What Birmingham students need to know about ChatGPT
Find out how you can make the most of ChatGPT without plagiarising.
ChatGPT has dominated global headlines for its innovative development in the field of artificial intelligence. Its success has changed the game for how society works, learns and uses technology. However, as the world desperately tries to catch up with this innovation, negative consequences have begun to arise. This begs the question, is it too good to be true? Let’s dive into how educational institutions are responding and how University of Birmingham students may be caught out.
The possibilities for using ChatGPT are astonishingly endless. Users can ask it almost anything and it can generate a fully formulated answer using natural human language. For example, you can ask it to write codes, stories, poems and emails in various languages, including Spanish, French and Chinese. It can share ideas with examples, make product recommendations, and explain complex phenomena. Moreover, individuals have asked it to create recipes and shopping lists, organise travel plans, seek relationship advice, write tailored CVs or write jokes.
Students have been part of the larger cohort to explore and utilise its capabilities. It is not the first form of AI to be used in higher education, as many will be familiar with Grammarly and Turnitin. However, ChatGPT is vastly different to previous technologies as it brings a new range of opportunities.
Therefore, it may not come as a shock that some students have capitalised on this and used it to write academic essays. It was quickly discovered that ChatGPT doesn’t provide references for its responses, resulting in students being involved in plagiarism cases for the essays that they submitted from the AI tool. The new wave of AI-generated university essays has forced universities to respond and adapt the way that they check work.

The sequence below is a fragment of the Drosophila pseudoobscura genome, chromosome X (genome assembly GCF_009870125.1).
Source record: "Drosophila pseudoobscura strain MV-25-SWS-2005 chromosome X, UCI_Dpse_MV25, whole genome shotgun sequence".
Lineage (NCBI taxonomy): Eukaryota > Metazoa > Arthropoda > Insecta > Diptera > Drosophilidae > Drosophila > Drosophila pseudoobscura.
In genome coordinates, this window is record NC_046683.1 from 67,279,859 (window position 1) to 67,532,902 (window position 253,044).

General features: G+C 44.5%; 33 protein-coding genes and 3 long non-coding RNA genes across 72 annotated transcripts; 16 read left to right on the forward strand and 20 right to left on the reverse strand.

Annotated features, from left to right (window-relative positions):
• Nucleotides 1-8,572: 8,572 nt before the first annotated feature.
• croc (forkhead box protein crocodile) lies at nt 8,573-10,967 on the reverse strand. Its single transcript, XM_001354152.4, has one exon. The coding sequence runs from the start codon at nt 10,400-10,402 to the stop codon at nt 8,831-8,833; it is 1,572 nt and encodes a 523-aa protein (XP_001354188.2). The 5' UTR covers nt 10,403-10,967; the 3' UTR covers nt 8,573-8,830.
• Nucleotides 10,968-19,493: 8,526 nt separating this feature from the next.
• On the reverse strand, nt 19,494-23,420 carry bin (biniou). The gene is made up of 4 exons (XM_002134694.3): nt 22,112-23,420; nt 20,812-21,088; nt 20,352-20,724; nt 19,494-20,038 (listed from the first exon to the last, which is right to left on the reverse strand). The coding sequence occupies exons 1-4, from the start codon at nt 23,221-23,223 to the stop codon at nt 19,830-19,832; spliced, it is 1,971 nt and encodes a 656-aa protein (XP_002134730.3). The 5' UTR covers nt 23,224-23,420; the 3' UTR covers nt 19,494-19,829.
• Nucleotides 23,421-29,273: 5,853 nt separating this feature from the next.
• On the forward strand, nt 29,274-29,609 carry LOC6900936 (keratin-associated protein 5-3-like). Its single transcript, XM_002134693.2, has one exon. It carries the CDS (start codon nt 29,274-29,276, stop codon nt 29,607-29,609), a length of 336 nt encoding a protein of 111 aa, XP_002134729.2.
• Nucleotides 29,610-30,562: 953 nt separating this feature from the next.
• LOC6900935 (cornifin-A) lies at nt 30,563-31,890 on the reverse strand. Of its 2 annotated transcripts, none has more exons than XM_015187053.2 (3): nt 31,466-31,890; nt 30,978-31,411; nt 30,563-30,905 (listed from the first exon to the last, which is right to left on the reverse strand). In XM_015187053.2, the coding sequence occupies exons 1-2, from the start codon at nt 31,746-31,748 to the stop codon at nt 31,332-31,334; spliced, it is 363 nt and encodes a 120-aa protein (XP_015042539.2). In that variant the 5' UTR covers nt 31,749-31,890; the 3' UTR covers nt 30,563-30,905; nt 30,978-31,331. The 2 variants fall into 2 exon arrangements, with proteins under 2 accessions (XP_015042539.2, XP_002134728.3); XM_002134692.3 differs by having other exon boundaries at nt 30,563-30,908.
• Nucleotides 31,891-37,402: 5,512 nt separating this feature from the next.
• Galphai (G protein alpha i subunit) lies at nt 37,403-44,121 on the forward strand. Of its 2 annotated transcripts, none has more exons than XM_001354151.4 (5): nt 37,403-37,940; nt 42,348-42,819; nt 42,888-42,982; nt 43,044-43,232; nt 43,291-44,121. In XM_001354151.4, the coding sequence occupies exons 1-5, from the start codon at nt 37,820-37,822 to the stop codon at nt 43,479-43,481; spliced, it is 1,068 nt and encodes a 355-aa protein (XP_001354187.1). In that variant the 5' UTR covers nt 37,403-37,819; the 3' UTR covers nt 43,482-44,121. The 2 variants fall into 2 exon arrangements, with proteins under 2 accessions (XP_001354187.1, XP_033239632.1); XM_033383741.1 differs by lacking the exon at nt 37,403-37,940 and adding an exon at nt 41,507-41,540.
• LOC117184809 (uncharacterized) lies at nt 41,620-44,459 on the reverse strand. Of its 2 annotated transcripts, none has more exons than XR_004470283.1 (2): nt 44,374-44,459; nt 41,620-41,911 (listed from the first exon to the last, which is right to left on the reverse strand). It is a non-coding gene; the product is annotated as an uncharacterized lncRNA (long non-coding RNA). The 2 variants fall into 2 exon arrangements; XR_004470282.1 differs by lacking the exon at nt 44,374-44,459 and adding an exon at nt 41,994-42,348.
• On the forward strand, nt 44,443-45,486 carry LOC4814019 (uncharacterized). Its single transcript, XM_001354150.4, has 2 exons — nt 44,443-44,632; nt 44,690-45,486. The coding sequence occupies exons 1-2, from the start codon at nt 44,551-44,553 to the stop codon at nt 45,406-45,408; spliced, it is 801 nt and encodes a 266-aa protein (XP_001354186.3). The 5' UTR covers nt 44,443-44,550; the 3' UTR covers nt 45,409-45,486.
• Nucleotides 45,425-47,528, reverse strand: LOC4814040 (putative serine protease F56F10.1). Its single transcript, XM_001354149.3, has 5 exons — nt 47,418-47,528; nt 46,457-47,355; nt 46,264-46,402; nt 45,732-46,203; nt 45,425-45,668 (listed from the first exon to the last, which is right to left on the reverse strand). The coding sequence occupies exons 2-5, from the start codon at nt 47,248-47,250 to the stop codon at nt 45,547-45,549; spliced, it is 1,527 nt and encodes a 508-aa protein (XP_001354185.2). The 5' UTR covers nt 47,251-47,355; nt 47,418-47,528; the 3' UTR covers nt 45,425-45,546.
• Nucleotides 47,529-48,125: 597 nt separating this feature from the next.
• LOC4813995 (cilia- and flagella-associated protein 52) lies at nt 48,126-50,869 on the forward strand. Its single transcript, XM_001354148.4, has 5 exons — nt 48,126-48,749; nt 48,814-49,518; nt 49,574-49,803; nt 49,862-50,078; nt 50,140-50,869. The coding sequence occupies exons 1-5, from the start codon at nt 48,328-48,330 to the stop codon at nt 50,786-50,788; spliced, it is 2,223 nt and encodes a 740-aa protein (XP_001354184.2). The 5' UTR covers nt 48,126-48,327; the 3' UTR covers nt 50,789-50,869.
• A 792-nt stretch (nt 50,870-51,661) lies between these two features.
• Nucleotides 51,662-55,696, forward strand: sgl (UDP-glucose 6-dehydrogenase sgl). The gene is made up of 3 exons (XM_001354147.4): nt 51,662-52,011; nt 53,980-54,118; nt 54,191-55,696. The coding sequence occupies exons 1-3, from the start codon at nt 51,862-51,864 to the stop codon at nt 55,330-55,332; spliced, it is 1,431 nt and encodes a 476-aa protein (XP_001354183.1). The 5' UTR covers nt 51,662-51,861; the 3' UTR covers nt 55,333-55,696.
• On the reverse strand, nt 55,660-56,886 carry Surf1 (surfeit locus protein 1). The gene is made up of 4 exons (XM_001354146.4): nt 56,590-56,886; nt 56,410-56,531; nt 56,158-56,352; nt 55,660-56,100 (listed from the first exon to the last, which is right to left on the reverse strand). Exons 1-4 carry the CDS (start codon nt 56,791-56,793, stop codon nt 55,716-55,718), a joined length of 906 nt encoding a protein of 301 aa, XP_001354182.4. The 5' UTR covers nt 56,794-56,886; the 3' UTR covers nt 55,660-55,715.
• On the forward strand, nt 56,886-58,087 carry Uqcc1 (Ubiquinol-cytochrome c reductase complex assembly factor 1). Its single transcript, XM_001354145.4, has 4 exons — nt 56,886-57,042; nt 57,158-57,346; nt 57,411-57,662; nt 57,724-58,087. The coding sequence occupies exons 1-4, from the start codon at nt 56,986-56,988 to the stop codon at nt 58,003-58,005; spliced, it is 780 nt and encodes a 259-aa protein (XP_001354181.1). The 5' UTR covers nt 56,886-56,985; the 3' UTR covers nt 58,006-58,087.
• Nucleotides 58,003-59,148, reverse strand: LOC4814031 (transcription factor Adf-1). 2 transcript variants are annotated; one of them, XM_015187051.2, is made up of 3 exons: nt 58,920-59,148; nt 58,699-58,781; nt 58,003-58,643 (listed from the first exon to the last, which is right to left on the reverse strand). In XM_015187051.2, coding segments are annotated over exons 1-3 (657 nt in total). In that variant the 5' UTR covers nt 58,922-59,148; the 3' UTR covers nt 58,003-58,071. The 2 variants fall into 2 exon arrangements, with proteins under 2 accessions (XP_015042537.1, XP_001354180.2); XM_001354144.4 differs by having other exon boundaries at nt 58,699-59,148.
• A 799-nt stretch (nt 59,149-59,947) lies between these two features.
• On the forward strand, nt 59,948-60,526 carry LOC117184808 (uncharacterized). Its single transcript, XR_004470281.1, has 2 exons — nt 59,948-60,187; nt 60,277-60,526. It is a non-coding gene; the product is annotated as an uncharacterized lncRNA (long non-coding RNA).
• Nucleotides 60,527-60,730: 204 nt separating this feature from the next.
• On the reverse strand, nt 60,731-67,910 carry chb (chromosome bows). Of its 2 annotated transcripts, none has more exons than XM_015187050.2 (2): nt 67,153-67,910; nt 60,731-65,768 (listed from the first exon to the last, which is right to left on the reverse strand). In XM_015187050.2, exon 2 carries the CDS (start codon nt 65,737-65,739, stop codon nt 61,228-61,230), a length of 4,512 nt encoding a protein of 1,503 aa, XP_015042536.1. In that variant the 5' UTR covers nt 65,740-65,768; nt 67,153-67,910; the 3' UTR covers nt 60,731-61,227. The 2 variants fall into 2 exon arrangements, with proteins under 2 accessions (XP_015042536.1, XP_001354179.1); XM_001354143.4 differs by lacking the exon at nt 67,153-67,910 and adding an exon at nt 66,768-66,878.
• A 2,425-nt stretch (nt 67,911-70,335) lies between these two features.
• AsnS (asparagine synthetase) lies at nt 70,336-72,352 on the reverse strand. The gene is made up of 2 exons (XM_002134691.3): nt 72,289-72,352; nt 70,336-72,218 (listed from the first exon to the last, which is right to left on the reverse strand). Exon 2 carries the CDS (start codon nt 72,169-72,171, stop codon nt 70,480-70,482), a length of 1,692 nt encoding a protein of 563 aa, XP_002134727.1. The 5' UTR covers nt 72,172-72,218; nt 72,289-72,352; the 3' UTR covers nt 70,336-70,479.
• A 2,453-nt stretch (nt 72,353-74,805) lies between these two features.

For example, the notorious plagiarism checker, Turnitin, is now able to detect ChatGPT-generated essays. This means that students can be picked up for plagiarism if they directly use its answers. Fearing that students will continue to use AI for essay writing, several Russell Group Universities have banned the use of ChatGPT, including Oxford, Cambridge, Bristol, Edinburgh and Manchester.
On the other hand, some universities are embracing change. For example, UCL is trying to guide students on the use of ChatGPT and other AI tools. By educating them on the value of the technology, they will be able to utilise it within plagiarism guidelines. This allows students to use it like a search engine. Whilst
There are various other ways in which students can benefit from ChatGPT. Firstly, it is a great tool to help you brainstorm ideas for coursework, projects or research. Because this is a super easy task to start the process of working, it will also help prevent procrastination.
Furthermore, it can be asked to explain challenging concepts within your subjects. By helping you to understand what you are talking about, you will be able to discuss it more effectively in an assignment. Additionally, it can proofread the work that you have written, which is super helpful in the final stages. It is important to fact-check any information that you decide to use from it, to ensure that you are working within plagiarism guidelines.
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Featured image via ChatGPT